Ahmed Fahour, the interim chief executive of the Rudd Bank, said it was "extremely disappointing that the opposition and the Greens have voted against this sensible policy designed to protect the Australian economy and Australian jobs threatened by the global recession". "I am sorry for any companies and their employees who through no fault of their own have been dealt very harshly by opposition to this legislation."

The property sector was dismayed at Rudd Bank's demise. "It is extremely disappointing since in the end, the sticking point was not something to do with ABIP itself, but the issue of executive salaries, which is being dealt with by the government in other ways," said Property Council chief executive Peter Verwer.


Ice shelves stable over at least the last six years

Yes. Bits of ice do break off and always have but there is no increase in it happening

ANTARCTIC ice shelves are showing no sign of climate change, six years of unique research have shown. Scientists from Western Australia's Curtin University of Technology are using acoustic sensors developed to support the Comprehensive Nuclear Test Ban Treaty to listen for the sound of icebergs breaking away from the giant ice sheets of the south pole. "More than six years of observation has not revealed any significant climatic trends," CUT associate professor Alexander Gavrilov said yesterday.

Professor Gavrilov and PhD student Binghui Li are investigating whether it is possible to detect and monitor significant changes in the disintegration rate of the Antarctic ice shelf by monitoring the noise of ice breaking. The pair are using two acoustic stations, one 150km off Cape Leeuwin, the southwest tip of WA, and another off the gigantic US military base on Diego Garcia in the Chagos Archipelago, in the Indian Ocean. "They are part of a network of underwater acoustic receivers, or hydrophones," Dr Gavrilov told The Australian yesterday.

The stations have been used to locate nuclear explosions detonated by India.

More than 100 signals from Antarctica are detected weekly by the Cape Leeuwin station. They are then transmitted to Geoscience Australia in Canberra. "Six years of results is not long in the scheme of things, so we will keep watching," Dr Gavrilov said. The pair will present their research at a conference in Europe later this month.


Your "stimulus" money at work again

AN undercover playground with concrete floors and no doors costs $1.8 million under the Rudd Government's schools stimulus funding, the State Opposition says. And it says that's just one example of how schools are being ripped off. Other documents obtained by The Courier-Mail showed Mulgildie State School west of Bundaberg received $250,000 to build a basic 60sq m shed, after receiving a $29,000 quote from a local shed builder for a similar structure.

Opposition education spokesman Bruce Flegg said many Queensland schools believed they were being short-changed by ill-suited and overpriced buildings under the Building the Education Revolution funding. Guidelines for BER funding stipulate schools must use a design template but Dr Flegg said this was forcing principals to accept the one size fits all model or risk missing out on the money.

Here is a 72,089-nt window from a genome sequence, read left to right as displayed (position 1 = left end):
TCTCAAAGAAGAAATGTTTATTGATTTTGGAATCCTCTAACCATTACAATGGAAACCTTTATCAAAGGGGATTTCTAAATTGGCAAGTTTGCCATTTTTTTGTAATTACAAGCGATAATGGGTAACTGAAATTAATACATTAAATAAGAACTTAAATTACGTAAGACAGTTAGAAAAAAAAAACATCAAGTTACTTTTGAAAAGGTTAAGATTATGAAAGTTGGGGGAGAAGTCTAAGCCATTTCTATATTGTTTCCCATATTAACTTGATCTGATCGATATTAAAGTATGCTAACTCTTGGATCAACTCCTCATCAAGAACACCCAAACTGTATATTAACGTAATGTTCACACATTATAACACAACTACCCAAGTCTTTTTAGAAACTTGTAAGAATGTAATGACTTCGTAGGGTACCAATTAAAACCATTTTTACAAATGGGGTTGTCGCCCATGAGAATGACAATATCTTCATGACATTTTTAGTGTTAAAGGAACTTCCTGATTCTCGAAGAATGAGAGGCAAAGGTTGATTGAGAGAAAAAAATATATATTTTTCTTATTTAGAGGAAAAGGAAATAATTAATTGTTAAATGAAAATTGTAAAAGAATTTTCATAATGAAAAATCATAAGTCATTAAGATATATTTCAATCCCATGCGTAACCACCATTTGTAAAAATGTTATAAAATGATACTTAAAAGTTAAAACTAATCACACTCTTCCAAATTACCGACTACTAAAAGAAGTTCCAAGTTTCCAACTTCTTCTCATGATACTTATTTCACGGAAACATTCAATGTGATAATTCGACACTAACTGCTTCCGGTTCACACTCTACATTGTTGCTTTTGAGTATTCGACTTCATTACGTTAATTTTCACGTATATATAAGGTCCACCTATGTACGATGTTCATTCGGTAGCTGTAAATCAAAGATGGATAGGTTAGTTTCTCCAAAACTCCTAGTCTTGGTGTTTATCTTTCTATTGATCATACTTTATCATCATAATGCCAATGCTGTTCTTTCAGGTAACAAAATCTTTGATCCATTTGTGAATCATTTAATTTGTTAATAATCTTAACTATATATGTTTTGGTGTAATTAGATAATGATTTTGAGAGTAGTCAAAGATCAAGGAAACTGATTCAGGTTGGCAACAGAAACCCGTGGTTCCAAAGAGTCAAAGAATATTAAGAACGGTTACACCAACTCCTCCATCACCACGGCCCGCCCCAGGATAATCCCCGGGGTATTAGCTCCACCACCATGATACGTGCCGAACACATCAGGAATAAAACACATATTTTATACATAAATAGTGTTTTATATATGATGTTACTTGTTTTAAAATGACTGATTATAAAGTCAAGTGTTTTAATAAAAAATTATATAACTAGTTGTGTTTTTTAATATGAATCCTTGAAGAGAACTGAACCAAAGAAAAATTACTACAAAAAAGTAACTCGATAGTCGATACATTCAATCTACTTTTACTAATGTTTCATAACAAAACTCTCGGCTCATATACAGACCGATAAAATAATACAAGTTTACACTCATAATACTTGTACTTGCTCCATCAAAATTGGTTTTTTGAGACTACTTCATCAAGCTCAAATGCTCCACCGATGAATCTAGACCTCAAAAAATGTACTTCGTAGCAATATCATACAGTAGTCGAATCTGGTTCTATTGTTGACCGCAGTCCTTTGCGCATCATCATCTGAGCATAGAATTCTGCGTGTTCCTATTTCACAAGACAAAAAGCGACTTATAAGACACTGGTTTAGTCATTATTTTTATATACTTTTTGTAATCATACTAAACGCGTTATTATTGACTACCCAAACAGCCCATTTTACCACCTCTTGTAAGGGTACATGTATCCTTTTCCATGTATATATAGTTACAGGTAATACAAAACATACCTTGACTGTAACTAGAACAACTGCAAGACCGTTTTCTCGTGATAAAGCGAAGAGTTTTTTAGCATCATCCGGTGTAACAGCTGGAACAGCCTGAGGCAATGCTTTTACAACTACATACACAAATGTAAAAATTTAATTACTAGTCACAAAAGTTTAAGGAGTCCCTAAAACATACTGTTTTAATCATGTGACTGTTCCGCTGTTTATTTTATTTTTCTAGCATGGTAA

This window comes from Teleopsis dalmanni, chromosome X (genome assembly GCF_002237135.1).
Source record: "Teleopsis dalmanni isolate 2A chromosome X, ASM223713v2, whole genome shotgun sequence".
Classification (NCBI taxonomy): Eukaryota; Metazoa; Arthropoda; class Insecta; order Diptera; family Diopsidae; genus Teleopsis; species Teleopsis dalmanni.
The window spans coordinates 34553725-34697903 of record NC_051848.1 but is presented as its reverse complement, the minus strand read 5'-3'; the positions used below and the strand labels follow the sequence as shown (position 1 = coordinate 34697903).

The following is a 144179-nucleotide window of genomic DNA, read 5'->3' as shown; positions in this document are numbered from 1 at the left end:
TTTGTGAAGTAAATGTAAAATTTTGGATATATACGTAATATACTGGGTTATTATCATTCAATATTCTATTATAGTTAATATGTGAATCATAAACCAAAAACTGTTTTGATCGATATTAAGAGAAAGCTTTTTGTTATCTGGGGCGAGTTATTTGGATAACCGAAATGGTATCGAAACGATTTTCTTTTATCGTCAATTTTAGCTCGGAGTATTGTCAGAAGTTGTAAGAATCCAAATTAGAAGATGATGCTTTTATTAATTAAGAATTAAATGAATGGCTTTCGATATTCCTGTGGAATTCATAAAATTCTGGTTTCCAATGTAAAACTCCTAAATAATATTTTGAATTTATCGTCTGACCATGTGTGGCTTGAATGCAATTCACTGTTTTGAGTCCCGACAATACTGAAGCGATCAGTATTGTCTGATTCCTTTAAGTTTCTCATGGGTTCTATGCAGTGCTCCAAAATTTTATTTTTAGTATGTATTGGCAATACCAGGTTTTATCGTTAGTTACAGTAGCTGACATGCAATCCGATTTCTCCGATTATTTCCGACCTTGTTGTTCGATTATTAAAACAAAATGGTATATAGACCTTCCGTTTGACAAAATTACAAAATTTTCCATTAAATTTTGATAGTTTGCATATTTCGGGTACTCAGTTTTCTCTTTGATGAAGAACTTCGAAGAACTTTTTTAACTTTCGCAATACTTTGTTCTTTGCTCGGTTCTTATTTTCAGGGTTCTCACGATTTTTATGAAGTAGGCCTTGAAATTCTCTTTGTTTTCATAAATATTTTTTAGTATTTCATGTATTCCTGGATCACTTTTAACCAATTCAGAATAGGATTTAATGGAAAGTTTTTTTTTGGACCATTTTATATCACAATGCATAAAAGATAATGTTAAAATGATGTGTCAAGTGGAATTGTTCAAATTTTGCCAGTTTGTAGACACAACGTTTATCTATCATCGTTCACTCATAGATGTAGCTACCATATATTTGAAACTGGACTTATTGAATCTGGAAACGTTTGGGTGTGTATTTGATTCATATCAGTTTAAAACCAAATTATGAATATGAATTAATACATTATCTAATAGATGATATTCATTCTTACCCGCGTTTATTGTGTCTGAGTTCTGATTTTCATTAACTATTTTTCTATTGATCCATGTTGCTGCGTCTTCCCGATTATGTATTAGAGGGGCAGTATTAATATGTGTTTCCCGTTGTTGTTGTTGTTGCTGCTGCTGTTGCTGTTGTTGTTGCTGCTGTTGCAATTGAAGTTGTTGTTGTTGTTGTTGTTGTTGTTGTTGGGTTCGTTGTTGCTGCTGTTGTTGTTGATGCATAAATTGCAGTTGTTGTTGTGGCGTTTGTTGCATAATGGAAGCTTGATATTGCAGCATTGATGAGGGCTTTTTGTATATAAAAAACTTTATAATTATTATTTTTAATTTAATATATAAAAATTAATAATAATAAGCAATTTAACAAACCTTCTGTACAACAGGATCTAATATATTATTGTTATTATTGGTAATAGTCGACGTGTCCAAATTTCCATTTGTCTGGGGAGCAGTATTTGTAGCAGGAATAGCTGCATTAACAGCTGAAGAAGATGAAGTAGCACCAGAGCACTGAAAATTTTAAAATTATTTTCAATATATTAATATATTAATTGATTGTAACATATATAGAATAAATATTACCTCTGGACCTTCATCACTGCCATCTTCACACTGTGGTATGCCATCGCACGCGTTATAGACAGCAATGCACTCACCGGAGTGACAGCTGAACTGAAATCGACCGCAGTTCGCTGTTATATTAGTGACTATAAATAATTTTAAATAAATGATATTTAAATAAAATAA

Beechmont State School in the Gold Coast hinterland has received $2 million in BER funding, $100,000 of which will be used for a library extension and the rest for a multi-purpose hall. Beechmont Hall Committee treasurer Greg McKenzie said that, before the funding was announced, it had costed plans for a $1.8 million, 800sq m school and community hall, which included a sports facility, kitchen, stage, and toilet. Instead under the BER funding, builders had told the committee the same amount of money would buy a smaller, concrete-floored, undercover play area, with no doors and a toilet in a separate building.

Mr McKenzie said the committee had based its original costings and feasibility study on an almost identical hall at Moorooka State School. "With no tender process, the school was never going to get a good deal," he said. "We believe we are getting a building worth half the value we should be getting." He said the building contractor, Northbuild, was from Brisbane's north, which also meant no local jobs would be created.

Dr Flegg said many schools had also expressed concerns that they had little say over the position of new buildings. "Privately most schools will tell you they are being railroaded and they fear that if they say they don't think it's the most suitable project, that they'll get nothing," he said.

Queensland Association of State School Principals president Norm Hart said principals had expressed concerns "their voices are not being heard".

An Education Queensland spokeswoman said consultation was occurring with schools within shortened timeframes to achieve the objective of stimulating the economy and creating jobs.